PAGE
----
The Jordanian Foreign Minister criticizes Israel as its war on Hamas continues

On Saturday, the Jordanian Foreign Minister harshly criticized the war launched by Israel against Hamas in the Gaza Strip, describing it as a “blatant aggression” against Palestinian civilians that threatens to sweep the wider Middle East.

The harsh assessment by Ayman Safadi, who claimed that Israel was committing “war crimes” by blockading the Gaza Strip and cutting off shipments of food, medicine and fuel, shows how strained relations are between Israel and Jordan – which reached a peace agreement in 1994.

Al-Safadi said at the Manama Dialogue summit held by the International Institute for Strategic Studies in Bahrain: “We must all speak loudly and clearly about the catastrophe that the Israeli war brings, not only to Gaza, but to the region in general.” “This is not the time to mince words. This is the time to state the facts as they are.”

He added: “This is not self-defense. He added: “This is a blatant aggression and its victims are innocent Palestinians.”

Israel did not immediately respond to Safadi’s statements, which included a call for an immediate ceasefire and an end to the fighting. However, Brett McGurk, the White House National Security Council coordinator for the Middle East, was present, who said that “the release of a large number of hostages would lead to a significant cessation of fighting… and a massive increase in humanitarian aid.”

“There is no going back to October 6th. This is true for Israel. “This is true for the Palestinians,” McGurk said. “No country can coexist with terrorist threats like what we saw from Hamas, which was launched on October 7 on its borders. At the same time, the Palestinians deserve and need security and self-determination.”

“It is fully understood that without the freedom of the hostages, nothing can be resolved,” added Josep Borrell, the EU’s top diplomat.

Safadi later gave a sharp response: “Israel is holding 2.3 million Palestinians hostage.”

The war began with The unprecedented October 7 Hamas attack in southern Israel. Hamas fighters killed about 1,200 people, most of them civilians They kidnapped about 240 men, women and childrenAnd return them to the Gaza Strip.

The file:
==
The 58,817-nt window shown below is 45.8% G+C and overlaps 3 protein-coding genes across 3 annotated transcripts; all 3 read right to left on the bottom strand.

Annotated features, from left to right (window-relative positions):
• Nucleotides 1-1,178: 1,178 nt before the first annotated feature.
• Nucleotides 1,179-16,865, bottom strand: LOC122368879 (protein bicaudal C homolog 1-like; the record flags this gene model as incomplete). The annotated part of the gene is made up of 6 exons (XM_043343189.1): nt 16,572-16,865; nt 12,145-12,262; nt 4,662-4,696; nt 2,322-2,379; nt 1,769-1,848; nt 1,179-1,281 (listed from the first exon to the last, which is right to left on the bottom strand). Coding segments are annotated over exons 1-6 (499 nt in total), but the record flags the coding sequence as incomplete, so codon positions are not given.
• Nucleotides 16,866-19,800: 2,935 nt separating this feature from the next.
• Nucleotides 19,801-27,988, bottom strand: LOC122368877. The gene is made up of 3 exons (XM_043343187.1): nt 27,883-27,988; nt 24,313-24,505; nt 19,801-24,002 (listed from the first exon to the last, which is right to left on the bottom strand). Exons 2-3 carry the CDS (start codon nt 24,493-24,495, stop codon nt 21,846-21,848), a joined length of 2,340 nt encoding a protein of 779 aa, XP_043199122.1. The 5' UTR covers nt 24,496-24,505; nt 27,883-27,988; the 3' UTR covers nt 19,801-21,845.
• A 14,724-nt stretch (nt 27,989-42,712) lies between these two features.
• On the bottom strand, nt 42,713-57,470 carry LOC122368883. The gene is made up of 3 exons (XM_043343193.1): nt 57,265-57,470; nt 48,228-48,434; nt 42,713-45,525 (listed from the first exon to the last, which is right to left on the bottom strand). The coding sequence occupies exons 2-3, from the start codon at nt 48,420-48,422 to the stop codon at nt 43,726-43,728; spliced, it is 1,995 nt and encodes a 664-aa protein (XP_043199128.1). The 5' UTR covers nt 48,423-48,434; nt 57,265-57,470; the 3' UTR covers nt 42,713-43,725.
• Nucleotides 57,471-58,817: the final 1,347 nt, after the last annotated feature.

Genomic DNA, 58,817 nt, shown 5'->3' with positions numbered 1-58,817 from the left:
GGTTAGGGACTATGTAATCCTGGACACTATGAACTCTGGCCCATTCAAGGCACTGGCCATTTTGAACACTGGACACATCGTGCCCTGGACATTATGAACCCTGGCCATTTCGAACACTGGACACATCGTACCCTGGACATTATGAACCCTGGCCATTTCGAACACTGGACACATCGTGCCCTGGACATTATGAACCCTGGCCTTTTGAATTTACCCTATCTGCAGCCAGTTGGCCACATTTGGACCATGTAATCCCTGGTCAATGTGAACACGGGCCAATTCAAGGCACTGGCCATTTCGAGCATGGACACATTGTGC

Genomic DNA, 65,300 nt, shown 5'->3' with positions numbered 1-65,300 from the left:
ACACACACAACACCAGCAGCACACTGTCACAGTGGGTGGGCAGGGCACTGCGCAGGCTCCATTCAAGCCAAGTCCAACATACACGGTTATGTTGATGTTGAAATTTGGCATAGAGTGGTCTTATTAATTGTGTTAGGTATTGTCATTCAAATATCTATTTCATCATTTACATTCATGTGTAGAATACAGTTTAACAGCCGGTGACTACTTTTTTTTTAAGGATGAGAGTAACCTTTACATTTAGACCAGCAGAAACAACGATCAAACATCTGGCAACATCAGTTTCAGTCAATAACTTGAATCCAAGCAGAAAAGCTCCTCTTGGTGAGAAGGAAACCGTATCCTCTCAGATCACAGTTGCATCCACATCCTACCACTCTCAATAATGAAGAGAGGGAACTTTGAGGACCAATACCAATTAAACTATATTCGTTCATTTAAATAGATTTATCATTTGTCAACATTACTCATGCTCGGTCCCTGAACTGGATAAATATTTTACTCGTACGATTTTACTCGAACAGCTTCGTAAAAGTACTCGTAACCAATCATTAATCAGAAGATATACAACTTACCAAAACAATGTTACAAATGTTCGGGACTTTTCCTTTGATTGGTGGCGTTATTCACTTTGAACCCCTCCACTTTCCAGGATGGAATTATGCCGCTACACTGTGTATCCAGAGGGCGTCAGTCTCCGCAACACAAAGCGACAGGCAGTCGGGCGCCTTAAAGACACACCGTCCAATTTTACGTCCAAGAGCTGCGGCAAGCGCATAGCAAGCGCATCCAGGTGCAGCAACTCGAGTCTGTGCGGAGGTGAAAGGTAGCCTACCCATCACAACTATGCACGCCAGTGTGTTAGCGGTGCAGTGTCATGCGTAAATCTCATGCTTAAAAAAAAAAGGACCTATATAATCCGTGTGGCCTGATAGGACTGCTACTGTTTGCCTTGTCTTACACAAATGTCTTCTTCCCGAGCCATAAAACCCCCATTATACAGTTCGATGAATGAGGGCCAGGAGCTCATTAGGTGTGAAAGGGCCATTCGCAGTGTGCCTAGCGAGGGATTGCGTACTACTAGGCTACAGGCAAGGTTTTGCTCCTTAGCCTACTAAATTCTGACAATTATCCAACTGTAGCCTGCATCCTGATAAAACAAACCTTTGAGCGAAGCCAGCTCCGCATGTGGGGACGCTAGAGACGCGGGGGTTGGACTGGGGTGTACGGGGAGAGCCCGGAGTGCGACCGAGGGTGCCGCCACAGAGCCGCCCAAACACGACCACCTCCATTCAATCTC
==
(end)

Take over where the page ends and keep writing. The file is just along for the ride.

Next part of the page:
Israel responded with an air bombing campaign, then a ground attack that besieged Gaza City in the northern Gaza Strip. More than 11,400 Palestinians were killed in the war, two-thirds of whom were women and minorities, according to Palestinian health authorities. Another 2,700 were reported missing. It is believed to be buried under the rubble. count No difference Between civilians and militants, and Israel says it has killed thousands of militants.

The annual Manama Dialogue in Bahrain usually focuses on the concerns of the Arab Gulf states about Iran in the region, something Borrell said jokingly during his statements. But this year, the war between Israel and Hamas has taken center stage, partly in Bahrain and the United Arab Emirates Reaching diplomatic recognition agreements With Israel in 2020.

On Friday night, Bahraini Crown Prince Salman bin Hamad Al Khalifa opened the summit with a call for an exchange between Hamas and Israel of hostages and an end to the bloodshed.

“You want to call it a ceasefire. You want to call it a pause. “You can call it what you want,” said the prince. “The intent is to break through so people can take stock. People can bury their dead. People can finally start grieving. And maybe people can start asking themselves what intelligence failure led to this crisis in the first place.”

Speaking at the summit on Saturday, Safadi described the Israeli government now led by Prime Minister Benjamin Netanyahu, the far-right coalition that has ever governed the country, as apparently aiming to expel Palestinians from the Gaza Strip. He said that this “would constitute a direct threat to our national security” in Jordan and Egypt.

“They have all been saying for years that the only way forward is to expel the Palestinians from the land of their ancestors and erase the Palestinians from the face of the earth,” Safadi said.

After the war, Safadi said that Arab countries also “will not come and clean up the mess after Israel.”

“Let me be very clear. I know I speak on behalf of Jordan, but having discussed this issue with many, with almost all of our brothers, there will be no Arab forces heading to Gaza. No one. We will not be seen as enemies,” he added. He asked, “How can anyone talk about the future of Gaza when we do not know what kind of Gaza will remain after the end of this aggression?”

Safadi insisted that the only way forward was a two-state solution for Israelis and Palestinians, even though the peace process has been stalled for years.

McGurk also presented what he described as the “five nos” to war: “No to forced displacement, no to reoccupation, no to shrinking territory, no threats to Israel, no to the siege.”

Meanwhile, Israel’s efforts to reach new diplomatic recognition agreements with Arab countries – especially Saudi Arabia – appear to be frozen.

“We were saying that the fallacy of assuming that you can parachute onto the Palestinian issue to achieve regional peace is wrong,” he said. “It will bring nothing but disaster. And here we are. Show me who is talking about any regional project in this war. At this stage, who is talking about integration? It is all about the war.”

However, McGurk insisted that the Palestinians have a crucial place in any potential diplomatic agreement between Israel and Saudi Arabia.

He added: “In this case, what was true before October 7 is even more true now.” “This central issue must be addressed. As Hamas deteriorates, we are determined to help address it.”

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